The Dire Earth Cycle starts off with a bang in Jason Hough’s The Darwin Elevator. This thrilling jam-packed novel creates a world which is shockingly realistic. Hough delivers a sci fi novel which is both post apocalyptic and space dwelling with adventure at its core.
In the mid-23rd century, Darwin, Australia, stands as the last human city on Earth. The world has succumbed to an alien plague, with most of the population transformed into mindless, savage creatures. The planet’s refugees flock to Darwin, where a space elevator—created by the architects of this apocalypse, the Builders—emits a plague-suppressing aura.
Skyler Luiken has a rare immunity to the plague. Backed by an international crew of fellow “immunes,” he leads missions into the dangerous wasteland beyond the aura’s edge to find the resources Darwin needs to stave off collapse. But when the Elevator starts to malfunction, Skyler is tapped—along with the brilliant scientist, Dr. Tania Sharma—to solve the mystery of the failing alien technology and save the ragged remnants of humanity.
The most impactful aspect of The Darwin Elevator is the world which Hough creates. Characters are neither too generic nor overly memorable. Instead, each character serves to make the story move with an adventure which encompasses the entire world rather than a few characters. The interesting aspect of this is that the natural pattern of characters in The Darwin Elevatorr is to choose the path of the greater good. This is so much the case, that one takes notice when characters act selfishly to propel their own interests. This mentality is one of the many which solidifies a universe which is both familiar and alien- a considerable asset in the sci fi genre.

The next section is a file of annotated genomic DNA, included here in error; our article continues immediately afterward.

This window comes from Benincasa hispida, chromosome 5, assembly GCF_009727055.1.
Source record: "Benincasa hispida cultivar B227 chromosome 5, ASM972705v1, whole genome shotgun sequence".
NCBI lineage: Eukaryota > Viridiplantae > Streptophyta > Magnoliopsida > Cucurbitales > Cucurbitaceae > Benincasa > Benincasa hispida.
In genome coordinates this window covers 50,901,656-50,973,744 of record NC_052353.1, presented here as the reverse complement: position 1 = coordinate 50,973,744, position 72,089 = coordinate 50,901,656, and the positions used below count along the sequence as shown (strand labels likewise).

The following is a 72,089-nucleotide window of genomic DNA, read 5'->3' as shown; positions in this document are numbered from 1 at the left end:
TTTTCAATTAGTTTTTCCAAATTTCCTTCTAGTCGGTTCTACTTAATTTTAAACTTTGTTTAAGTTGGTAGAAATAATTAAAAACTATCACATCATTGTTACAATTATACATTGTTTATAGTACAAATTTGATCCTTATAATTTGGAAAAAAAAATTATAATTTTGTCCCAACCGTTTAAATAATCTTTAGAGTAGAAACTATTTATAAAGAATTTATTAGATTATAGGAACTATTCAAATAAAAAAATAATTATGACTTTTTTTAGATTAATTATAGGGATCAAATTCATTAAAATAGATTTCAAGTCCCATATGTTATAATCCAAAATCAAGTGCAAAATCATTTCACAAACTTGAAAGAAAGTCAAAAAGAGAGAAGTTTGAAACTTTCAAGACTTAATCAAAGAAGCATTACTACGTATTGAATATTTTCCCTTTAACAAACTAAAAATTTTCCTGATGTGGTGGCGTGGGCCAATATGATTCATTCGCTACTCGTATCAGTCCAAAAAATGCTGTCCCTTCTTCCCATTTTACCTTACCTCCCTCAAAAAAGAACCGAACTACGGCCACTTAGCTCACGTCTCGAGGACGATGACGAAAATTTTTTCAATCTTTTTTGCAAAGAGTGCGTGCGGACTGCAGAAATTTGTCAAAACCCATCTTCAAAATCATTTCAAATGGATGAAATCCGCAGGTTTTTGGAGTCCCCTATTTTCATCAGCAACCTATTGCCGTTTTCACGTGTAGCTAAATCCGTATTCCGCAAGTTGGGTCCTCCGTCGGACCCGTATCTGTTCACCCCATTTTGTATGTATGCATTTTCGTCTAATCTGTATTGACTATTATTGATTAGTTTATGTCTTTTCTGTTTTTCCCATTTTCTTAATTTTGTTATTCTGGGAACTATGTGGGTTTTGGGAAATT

In stark contrast to other sci fi books on the market, The Darwin Elevator doesn’t tackle the larger issues. Instead, the character objectives and state of the world propel the story. In the very best way, The Darwin Elevator is simply entertaining. Like a good action movie or video game, there are few plot distractions such as incomplete romances or red herrings.
One of the main downsides is Hough’s visualization skills. Very rarely is the question ‘How is that done?’ ever answered. This is true for action scenes which are lacking detail and move past in an unremarkable fashion. The technology of The Darwin Elevator is also somewhat vague and Hough relies on the alien nature to hide specifics.The Darwin Elevator Though I don’t expect a full schematic, it would be nice to have some illusion of a completed technology, alien or otherwise.
Despite my minor complaints, I genuinely enjoyed reading The Darwin Elevator. With a decent pace, Hough intrigues the reader, making you want to follow the journey which unfolds. Whether you are a looking for a new series or simply a quick read, you will be able to find something to like in The Darwin Elevator. I am eager to see what happens next in The Dire Earth Cycle and can’t wait to read the next installment.